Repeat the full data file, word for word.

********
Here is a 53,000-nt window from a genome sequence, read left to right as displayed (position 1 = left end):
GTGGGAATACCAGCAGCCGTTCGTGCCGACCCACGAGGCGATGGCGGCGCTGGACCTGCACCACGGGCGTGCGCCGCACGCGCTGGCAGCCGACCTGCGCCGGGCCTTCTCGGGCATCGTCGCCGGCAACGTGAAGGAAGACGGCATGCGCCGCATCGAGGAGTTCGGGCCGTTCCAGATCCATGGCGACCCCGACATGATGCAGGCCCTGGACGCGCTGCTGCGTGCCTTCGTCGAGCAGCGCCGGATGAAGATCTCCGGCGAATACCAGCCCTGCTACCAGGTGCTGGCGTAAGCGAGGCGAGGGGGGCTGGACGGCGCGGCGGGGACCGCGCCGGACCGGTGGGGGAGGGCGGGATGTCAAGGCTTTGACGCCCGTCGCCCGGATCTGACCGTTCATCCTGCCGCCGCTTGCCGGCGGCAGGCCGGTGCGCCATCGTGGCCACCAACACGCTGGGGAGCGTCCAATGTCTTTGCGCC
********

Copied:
Here is a 53,000-nt window from a genome sequence, read left to right as displayed (position 1 = left end):
GTGGGAATACCAGCAGCCGTTCGTGCCGACCCACGAGGCGATGGCGGCGCTGGACCTGCACCACGGGCGTGCGCCGCACGCGCTGGCAGCCGACCTGCGCCGGGCCTTCTCGGGCATCGTCGCCGGCAACGTGAAGGAAGACGGCATGCGCCGCATCGAGGAGTTCGGGCCGTTCCAGATCCATGGCGACCCCGACATGATGCAGGCCCTGGACGCGCTGCTGCGTGCCTTCGTCGAGCAGCGCCGGATGAAGATCTCCGGCGAATACCAGCCCTGCTACCAGGTGCTGGCGTAAGCGAGGCGAGGGGGGCTGGACGGCGCGGCGGGGACCGCGCCGGACCGGTGGGGGAGGGCGGGATGTCAAGGCTTTGACGCCCGTCGCCCGGATCTGACCGTTCATCCTGCCGCCGCTTGCCGGCGGCAGGCCGGTGCGCCATCGTGGCCACCAACACGCTGGGGAGCGTCCAATGTCTTTGCGCC